By Jerry Duggan
White House Jesuit Retreat outside St. Louis has served as hallowed ground for generations of Catholics. It remains true to the purpose for which it was founded: to comfort broken souls and bring retreatants closer to Christ through the Spiritual Exercises of St. Ignatius Loyola. This year marks its 100th anniversary.
In the early 1900s, post-World War I America needed to be healed. People of faith, particularly Catholics, had begun turning to retreats for spiritual consolation. A “layman’s league” had formed in St. Louis. This network, consisting primarily of Catholic immigrants from Europe and their descendants, hosted retreats on an informal basis, congregating at members’ homes for prayer.
In 1921, Fr. Francis Xavier McMenamy, provincial of the Missouri Province of the Society of Jesus, saw both the need and an opportunity. He recognized the Spiritual Exercises as uniquely suited as a source of much-needed spiritual refreshment and sought a way to make them available to more people.
He commissioned Father James Monaghan, SJ, to find a physical spot for Jesuits to offer retreats. At the time there were few if any retreat houses in the St. Louis area.
Father Monaghan found a large estate in south St. Louis County, roughly two miles north of the intersection of the Meramec and Mississippi rivers. At that time, the 75-to-80-acre tract was surrounded by rural land and owned by the Christopher family. The road the White House is on, now today highly suburbanized, is still known as Christopher Drive.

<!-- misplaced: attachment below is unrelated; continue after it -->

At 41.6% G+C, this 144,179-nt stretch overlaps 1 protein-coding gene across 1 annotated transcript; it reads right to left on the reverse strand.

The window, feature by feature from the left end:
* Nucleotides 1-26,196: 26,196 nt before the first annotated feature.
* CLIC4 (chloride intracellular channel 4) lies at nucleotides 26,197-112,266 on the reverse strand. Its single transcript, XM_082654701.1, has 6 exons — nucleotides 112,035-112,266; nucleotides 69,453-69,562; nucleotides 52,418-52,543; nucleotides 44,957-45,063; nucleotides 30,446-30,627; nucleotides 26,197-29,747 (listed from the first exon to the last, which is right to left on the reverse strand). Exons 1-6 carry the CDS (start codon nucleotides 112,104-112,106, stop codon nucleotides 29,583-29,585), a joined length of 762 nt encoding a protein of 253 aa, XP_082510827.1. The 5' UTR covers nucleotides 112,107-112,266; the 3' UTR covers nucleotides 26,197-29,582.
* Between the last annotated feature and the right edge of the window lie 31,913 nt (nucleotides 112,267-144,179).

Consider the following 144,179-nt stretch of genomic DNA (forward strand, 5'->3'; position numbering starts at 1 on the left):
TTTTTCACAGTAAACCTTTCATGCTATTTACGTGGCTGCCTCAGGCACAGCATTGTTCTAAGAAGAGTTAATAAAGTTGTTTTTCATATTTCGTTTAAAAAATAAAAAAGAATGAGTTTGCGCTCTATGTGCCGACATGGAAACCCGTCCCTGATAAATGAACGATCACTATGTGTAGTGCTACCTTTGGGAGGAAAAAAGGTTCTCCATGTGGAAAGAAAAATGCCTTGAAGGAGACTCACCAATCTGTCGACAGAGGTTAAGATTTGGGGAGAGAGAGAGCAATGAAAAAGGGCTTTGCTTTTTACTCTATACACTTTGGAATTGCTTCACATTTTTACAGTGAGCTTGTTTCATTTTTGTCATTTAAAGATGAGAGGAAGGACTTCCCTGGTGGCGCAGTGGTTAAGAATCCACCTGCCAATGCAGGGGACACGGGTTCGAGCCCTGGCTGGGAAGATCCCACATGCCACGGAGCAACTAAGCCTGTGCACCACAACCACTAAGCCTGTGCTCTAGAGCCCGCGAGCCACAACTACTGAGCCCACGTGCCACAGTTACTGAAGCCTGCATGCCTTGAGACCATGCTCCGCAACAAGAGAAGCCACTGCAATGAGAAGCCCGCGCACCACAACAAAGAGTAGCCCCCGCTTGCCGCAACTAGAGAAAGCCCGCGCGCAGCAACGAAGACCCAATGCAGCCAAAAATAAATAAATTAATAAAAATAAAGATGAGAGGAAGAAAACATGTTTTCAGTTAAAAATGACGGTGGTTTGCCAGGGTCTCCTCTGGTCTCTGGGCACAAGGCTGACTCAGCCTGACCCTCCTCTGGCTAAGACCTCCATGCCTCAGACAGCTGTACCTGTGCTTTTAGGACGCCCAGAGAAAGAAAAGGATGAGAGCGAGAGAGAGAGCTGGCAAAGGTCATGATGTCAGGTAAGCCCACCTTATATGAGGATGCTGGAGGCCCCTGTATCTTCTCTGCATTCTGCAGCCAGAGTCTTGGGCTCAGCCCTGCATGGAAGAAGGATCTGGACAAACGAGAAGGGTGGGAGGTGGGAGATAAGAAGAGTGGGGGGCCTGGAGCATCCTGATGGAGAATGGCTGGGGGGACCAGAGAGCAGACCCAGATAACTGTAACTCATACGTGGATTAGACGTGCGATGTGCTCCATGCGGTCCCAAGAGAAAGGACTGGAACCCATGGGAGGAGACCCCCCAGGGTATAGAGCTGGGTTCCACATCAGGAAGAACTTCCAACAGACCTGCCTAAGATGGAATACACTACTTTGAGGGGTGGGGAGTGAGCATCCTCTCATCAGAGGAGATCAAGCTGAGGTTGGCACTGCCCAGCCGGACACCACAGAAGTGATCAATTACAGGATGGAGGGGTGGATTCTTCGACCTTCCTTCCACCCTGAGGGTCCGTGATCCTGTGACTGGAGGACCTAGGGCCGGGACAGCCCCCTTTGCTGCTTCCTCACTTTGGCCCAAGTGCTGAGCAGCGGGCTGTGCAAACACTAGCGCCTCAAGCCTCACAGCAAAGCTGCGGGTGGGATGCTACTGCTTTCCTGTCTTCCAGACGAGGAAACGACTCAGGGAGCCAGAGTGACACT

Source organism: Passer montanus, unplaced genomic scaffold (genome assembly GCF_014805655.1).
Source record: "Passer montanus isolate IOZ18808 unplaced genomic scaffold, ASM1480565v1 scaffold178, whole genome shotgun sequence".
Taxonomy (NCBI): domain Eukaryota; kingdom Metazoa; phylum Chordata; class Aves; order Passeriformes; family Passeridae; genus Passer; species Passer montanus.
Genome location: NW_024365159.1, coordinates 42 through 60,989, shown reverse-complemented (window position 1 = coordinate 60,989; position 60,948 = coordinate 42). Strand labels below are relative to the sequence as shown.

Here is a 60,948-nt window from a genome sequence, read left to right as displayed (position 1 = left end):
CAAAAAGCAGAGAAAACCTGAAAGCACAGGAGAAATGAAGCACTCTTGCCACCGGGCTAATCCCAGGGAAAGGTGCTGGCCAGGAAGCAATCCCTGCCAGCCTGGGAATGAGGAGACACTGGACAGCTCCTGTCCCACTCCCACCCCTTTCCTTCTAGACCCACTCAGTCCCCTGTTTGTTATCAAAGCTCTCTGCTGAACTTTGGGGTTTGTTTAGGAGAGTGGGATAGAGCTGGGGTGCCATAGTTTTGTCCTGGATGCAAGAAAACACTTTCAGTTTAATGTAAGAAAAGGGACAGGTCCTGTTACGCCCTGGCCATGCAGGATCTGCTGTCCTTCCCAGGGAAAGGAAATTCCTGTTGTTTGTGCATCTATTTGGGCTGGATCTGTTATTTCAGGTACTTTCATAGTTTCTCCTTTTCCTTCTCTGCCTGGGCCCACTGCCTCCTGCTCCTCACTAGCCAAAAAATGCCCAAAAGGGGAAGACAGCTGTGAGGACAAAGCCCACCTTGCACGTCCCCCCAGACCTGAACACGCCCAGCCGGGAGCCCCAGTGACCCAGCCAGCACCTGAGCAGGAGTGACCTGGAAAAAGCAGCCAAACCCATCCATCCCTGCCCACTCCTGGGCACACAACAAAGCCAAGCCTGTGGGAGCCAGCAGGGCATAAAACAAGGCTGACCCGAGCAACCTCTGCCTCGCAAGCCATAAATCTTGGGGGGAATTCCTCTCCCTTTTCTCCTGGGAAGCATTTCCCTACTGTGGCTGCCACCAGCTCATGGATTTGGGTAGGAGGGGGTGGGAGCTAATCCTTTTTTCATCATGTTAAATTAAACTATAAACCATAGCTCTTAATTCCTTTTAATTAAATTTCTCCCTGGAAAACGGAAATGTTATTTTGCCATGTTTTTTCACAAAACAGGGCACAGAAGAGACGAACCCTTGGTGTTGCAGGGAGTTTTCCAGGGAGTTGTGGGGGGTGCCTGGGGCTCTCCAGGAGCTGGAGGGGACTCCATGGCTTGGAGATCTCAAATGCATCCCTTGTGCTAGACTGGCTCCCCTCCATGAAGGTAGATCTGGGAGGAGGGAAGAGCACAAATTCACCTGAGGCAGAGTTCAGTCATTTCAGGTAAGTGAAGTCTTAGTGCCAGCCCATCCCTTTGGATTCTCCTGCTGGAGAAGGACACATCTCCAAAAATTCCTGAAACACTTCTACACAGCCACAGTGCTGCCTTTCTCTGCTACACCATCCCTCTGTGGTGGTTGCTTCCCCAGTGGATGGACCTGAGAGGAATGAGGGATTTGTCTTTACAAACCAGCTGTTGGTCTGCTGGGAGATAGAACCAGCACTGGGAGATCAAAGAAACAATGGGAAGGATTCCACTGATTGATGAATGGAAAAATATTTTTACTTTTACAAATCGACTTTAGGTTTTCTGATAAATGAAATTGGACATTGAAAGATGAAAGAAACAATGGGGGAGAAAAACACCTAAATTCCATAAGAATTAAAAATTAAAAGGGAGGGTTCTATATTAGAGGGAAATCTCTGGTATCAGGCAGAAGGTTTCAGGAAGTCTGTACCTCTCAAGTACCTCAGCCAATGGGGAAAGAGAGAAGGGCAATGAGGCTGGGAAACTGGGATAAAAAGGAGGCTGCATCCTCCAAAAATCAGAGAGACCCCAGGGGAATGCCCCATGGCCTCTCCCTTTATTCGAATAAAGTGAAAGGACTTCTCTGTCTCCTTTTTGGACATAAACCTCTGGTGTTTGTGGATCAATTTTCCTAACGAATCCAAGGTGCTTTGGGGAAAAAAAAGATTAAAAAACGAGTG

The Society of Jesus purchased the land in 1922, and White House opened its doors. Its name harks to an enduring rumor of the time that the area around it was considered as a new location of the United States capital thanks to its central location, access to several major rivers and a military institution nearby.
Twelve men attended the first retreat on the property. The initial building, named for Fr. Monaghan, was large enough to house retreatants given the demand at that time. Most of the property remained undeveloped for many years.
Expansion was soon needed, and the prominent Mudd family donated money for a spiritual hub on the grounds. The chapel, which has stood for 90 years, attracted even more retreatants. A third structure, Snyder Hall, was built as a housing facility for retreatants.
Shortly thereafter, the layman’s league’s numbers dwindled, and White House had to bolster its outreach efforts into the St. Louis community, its urban core a train ride away.
By 1941, a Jesuit priest named Lawrence Chiuminatto began spreading the word about the retreat house in Catholic parishes throughout the area, and the number of retreatants grew exponentially.